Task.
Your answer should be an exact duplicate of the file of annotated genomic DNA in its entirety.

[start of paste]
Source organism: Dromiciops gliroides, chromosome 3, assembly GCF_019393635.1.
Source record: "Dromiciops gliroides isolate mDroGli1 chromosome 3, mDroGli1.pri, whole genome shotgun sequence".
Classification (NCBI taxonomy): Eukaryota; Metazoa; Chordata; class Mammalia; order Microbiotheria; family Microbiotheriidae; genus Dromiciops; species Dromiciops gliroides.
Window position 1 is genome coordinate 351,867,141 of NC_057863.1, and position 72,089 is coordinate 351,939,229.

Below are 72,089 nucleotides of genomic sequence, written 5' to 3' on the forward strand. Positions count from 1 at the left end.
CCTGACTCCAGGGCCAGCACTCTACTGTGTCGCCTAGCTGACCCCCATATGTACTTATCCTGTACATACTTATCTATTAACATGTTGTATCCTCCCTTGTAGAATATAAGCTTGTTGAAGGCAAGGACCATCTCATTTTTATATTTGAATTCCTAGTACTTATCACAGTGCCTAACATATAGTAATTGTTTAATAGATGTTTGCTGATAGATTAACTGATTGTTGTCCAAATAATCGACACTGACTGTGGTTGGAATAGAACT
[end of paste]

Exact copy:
Source organism: Dromiciops gliroides, chromosome 3, assembly GCF_019393635.1.
Source record: "Dromiciops gliroides isolate mDroGli1 chromosome 3, mDroGli1.pri, whole genome shotgun sequence".
Classification (NCBI taxonomy): Eukaryota; Metazoa; Chordata; class Mammalia; order Microbiotheria; family Microbiotheriidae; genus Dromiciops; species Dromiciops gliroides.
Window position 1 is genome coordinate 351,867,141 of NC_057863.1, and position 72,089 is coordinate 351,939,229.

Below are 72,089 nucleotides of genomic sequence, written 5' to 3' on the forward strand. Positions count from 1 at the left end.
CCTGACTCCAGGGCCAGCACTCTACTGTGTCGCCTAGCTGACCCCCATATGTACTTATCCTGTACATACTTATCTATTAACATGTTGTATCCTCCCTTGTAGAATATAAGCTTGTTGAAGGCAAGGACCATCTCATTTTTATATTTGAATTCCTAGTACTTATCACAGTGCCTAACATATAGTAATTGTTTAATAGATGTTTGCTGATAGATTAACTGATTGTTGTCCAAATAATCGACACTGACTGTGGTTGGAATAGAACT